Category Archives: Be The Change

Healthy Boundaries – The Key to a Healthy & Happy Life

healthy boundariesWe often confuse setting boundaries with shutting people out or being selfish. In fact, more often than not, when you enforce boundaries with people who are not use to having boundaries, it is likely they will react negatively and call you controlling, a b*tch, and other harsh accusatory names. Don’t bend! Why? Because setting healthy boundaries is quite the opposite of what many people believe and can save you a lifetime of drama once you understand the concept.

Setting healthy boundaries means creating limits to protect your integrity, your energy, home, money, health, children, priorities, your relationships, and more. Healthy boundaries, however, is NOT controlling someone or making rules for others to live by.

Creating healthy boundaries do not push people away or control other’s behavior. Quite the opposite of what is believed, creating healthy boundaries for yourself promotes healthy relationships because there is a clear line of who you are and what you stand for (providing true visibility for those who wish to respect you), and allows yourself to give fully from a genuine and healthy place.

So what are some types of healthy boundaries? To start, here are a few that I’ve found helpful to remember when dealing with people (work, romance, friends, family, etc.):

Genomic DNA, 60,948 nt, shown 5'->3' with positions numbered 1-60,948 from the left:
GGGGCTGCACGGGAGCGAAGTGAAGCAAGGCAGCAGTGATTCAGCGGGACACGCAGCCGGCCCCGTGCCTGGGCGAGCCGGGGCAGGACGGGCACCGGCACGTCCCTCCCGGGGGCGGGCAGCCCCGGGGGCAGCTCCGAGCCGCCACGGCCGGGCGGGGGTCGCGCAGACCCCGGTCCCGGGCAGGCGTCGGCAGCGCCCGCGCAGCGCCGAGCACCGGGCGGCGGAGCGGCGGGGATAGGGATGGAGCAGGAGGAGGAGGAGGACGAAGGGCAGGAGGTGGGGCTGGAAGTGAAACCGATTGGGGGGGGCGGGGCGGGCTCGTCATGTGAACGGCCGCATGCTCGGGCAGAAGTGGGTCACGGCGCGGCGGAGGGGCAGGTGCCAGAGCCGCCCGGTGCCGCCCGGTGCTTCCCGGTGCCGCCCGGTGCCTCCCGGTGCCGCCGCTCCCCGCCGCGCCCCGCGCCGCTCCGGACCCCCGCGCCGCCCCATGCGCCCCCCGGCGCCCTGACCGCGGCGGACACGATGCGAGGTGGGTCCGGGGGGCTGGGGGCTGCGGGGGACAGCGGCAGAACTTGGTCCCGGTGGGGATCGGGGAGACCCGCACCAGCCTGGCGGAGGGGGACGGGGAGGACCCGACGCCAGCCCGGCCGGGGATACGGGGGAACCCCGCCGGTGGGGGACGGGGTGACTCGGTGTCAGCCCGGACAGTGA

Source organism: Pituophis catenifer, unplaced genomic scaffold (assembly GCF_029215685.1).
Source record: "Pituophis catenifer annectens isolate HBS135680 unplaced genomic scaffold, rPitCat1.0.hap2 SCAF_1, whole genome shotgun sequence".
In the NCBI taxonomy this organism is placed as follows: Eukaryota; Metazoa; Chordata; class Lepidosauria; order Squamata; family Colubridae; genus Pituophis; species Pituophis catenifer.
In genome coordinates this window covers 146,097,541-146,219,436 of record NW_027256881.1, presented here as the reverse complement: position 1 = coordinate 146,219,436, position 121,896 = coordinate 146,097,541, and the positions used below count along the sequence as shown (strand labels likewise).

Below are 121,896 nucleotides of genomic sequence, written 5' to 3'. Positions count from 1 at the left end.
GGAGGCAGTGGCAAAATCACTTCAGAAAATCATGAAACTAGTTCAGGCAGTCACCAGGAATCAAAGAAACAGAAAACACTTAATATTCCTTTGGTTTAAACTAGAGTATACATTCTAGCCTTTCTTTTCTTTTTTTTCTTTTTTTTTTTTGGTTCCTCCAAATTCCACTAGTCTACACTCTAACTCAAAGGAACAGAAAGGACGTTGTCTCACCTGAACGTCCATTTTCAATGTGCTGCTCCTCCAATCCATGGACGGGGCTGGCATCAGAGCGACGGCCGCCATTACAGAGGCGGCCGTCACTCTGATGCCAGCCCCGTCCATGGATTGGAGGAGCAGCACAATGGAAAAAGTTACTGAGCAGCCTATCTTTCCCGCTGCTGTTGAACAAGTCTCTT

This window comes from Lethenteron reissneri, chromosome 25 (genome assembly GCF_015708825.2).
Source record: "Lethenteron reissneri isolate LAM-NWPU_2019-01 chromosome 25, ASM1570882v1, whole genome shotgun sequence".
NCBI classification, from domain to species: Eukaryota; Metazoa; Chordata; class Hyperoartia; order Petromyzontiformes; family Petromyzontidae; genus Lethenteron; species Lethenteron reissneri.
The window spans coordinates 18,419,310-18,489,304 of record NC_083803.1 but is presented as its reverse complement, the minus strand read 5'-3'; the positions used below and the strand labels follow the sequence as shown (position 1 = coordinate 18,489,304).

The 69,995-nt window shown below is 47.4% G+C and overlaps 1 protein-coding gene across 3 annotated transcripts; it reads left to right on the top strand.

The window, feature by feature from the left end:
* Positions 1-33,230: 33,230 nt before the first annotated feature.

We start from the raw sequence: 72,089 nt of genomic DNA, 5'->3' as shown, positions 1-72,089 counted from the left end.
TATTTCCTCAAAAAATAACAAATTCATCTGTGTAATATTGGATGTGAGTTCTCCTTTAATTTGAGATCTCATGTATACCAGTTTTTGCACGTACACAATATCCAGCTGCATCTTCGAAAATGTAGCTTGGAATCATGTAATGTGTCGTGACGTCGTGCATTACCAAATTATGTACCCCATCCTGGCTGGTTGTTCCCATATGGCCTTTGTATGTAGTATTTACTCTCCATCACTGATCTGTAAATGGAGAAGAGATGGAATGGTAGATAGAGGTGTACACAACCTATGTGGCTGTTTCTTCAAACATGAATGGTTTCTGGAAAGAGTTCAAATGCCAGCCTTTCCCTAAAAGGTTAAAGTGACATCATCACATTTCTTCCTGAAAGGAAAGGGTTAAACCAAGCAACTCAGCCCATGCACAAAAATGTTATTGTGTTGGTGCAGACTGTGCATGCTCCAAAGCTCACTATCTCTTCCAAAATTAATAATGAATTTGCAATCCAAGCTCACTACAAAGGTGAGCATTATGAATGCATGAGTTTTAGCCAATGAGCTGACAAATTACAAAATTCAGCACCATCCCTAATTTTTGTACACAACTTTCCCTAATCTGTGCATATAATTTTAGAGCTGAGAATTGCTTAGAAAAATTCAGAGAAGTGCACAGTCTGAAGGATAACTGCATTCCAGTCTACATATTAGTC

* I will not be involved with a person whose words and actions don’t align.

* I will not be in a relationship with a deceitful person.

*I will not give up my passions (reading, writing, yoga, meditation) for anyone.

* I will not tolerate abusive behavior of any kind to others or self.

Setting healthy boundaries is actually pretty easy. It’s enforcing them that is hard. We usually know what we like and don’t like (what we allow and what we will not allow). But when it comes to actually following through on them…. we get stuck.

In short: Don’t make boundaries you can’t follow through on. But if they are important boundaries that your personal mental and physical health require, keep the boundary and fight for the inner strength to follow through on creating and maintaining your boundaries. Your boundaries are key to emotional/physical safety, healthy relationships, and a happy life.

Saying Sorry When You’ve Done Nothing Wrong

sorry

“Apologizing does not always mean that you’re wrong and the other person is right. It just means that you value
your relationship more than your ego.”

When someone tells us that something we’ve done or said has somehow hurt or offended them, our natural instinct is to defend ourselves. And while it is easier to apologize for something that we have clearly made a mistake for, as I’ve recently witnessed, some people will flat out say, “the hell I’m gonna apologize! I didn’t do anything!”